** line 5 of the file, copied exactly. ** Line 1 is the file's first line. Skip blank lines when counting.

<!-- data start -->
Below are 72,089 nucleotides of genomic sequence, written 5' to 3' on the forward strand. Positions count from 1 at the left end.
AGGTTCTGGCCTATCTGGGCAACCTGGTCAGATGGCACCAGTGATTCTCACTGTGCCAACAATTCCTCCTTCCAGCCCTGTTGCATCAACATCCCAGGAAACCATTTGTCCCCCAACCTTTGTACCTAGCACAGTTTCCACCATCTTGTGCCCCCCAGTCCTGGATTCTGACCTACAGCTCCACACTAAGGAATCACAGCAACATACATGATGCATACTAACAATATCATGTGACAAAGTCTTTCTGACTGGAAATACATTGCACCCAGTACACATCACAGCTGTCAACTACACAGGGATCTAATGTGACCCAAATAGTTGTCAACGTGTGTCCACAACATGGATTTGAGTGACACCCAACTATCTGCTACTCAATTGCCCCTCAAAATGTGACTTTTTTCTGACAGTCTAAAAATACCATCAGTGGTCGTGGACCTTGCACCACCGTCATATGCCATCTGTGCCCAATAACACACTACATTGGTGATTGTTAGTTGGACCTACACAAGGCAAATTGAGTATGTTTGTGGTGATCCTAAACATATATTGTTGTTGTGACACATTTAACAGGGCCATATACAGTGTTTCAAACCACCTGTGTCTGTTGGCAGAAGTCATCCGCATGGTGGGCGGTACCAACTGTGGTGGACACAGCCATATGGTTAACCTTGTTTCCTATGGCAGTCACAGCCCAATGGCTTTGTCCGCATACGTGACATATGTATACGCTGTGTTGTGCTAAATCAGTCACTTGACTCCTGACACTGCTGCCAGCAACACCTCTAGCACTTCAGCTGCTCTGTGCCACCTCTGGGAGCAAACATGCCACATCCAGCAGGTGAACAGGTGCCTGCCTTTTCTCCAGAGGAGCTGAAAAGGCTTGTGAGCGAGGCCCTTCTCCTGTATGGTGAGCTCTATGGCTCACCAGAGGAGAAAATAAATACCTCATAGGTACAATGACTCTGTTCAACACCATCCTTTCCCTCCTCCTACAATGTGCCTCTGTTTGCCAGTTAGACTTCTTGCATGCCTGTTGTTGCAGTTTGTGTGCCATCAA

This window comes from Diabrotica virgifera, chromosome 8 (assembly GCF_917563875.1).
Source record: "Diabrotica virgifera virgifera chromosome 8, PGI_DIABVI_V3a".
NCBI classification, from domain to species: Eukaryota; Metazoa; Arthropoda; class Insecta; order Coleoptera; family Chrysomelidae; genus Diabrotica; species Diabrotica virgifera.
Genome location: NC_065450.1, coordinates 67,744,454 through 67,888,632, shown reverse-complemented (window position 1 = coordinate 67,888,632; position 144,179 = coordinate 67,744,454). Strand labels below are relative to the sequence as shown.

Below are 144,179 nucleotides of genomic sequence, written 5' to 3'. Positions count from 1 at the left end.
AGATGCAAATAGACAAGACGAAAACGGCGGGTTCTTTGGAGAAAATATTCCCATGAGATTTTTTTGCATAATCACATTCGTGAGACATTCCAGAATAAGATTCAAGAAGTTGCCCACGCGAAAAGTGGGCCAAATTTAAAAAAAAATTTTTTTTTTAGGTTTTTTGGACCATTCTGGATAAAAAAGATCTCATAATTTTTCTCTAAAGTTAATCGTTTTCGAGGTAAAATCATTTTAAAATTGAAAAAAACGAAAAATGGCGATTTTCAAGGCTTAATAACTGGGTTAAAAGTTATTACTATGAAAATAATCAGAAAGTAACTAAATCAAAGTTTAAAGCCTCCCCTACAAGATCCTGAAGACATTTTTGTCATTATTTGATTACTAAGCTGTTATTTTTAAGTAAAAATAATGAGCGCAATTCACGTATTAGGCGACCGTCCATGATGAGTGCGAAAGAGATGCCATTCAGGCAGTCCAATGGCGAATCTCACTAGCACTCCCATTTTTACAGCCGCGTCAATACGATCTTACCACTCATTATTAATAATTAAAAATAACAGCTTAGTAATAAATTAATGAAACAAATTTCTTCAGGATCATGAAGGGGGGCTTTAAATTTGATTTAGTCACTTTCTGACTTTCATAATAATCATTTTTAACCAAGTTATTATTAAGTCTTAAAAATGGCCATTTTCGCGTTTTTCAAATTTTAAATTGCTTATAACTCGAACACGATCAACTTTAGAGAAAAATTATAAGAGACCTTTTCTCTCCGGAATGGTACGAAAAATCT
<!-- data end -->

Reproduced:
NCBI classification, from domain to species: Eukaryota; Metazoa; Arthropoda; class Insecta; order Coleoptera; family Chrysomelidae; genus Diabrotica; species Diabrotica virgifera.